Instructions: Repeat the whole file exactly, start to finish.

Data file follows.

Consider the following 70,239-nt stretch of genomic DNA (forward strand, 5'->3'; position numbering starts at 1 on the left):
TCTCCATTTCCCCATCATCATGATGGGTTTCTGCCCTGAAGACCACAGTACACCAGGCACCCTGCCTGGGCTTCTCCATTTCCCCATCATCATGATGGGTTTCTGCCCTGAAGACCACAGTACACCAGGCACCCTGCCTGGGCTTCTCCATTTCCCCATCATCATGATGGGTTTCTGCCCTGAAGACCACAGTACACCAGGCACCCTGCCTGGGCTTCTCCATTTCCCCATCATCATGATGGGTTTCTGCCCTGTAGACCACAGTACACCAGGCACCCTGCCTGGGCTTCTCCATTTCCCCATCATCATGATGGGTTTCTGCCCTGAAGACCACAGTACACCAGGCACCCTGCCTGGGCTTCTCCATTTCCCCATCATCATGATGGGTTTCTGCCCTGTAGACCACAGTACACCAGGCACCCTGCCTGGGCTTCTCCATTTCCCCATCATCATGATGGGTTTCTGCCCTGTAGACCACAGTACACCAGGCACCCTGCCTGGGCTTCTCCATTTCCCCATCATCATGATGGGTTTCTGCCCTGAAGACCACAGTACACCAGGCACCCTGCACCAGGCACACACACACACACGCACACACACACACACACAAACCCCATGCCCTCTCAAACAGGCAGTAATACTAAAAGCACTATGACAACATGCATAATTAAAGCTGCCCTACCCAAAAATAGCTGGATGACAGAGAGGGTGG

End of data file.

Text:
Consider the following 70,239-nt stretch of genomic DNA (forward strand, 5'->3'; position numbering starts at 1 on the left):
TCTCCATTTCCCCATCATCATGATGGGTTTCTGCCCTGAAGACCACAGTACACCAGGCACCCTGCCTGGGCTTCTCCATTTCCCCATCATCATGATGGGTTTCTGCCCTGAAGACCACAGTACACCAGGCACCCTGCCTGGGCTTCTCCATTTCCCCATCATCATGATGGGTTTCTGCCCTGAAGACCACAGTACACCAGGCACCCTGCCTGGGCTTCTCCATTTCCCCATCATCATGATGGGTTTCTGCCCTGTAGACCACAGTACACCAGGCACCCTGCCTGGGCTTCTCCATTTCCCCATCATCATGATGGGTTTCTGCCCTGAAGACCACAGTACACCAGGCACCCTGCCTGGGCTTCTCCATTTCCCCATCATCATGATGGGTTTCTGCCCTGTAGACCACAGTACACCAGGCACCCTGCCTGGGCTTCTCCATTTCCCCATCATCATGATGGGTTTCTGCCCTGTAGACCACAGTACACCAGGCACCCTGCCTGGGCTTCTCCATTTCCCCATCATCATGATGGGTTTCTGCCCTGAAGACCACAGTACACCAGGCACCCTGCACCAGGCACACACACACACACGCACACACACACACACACAAACCCCATGCCCTCTCAAACAGGCAGTAATACTAAAAGCACTATGACAACATGCATAATTAAAGCTGCCCTACCCAAAAATAGCTGGATGACAGAGAGGGTGG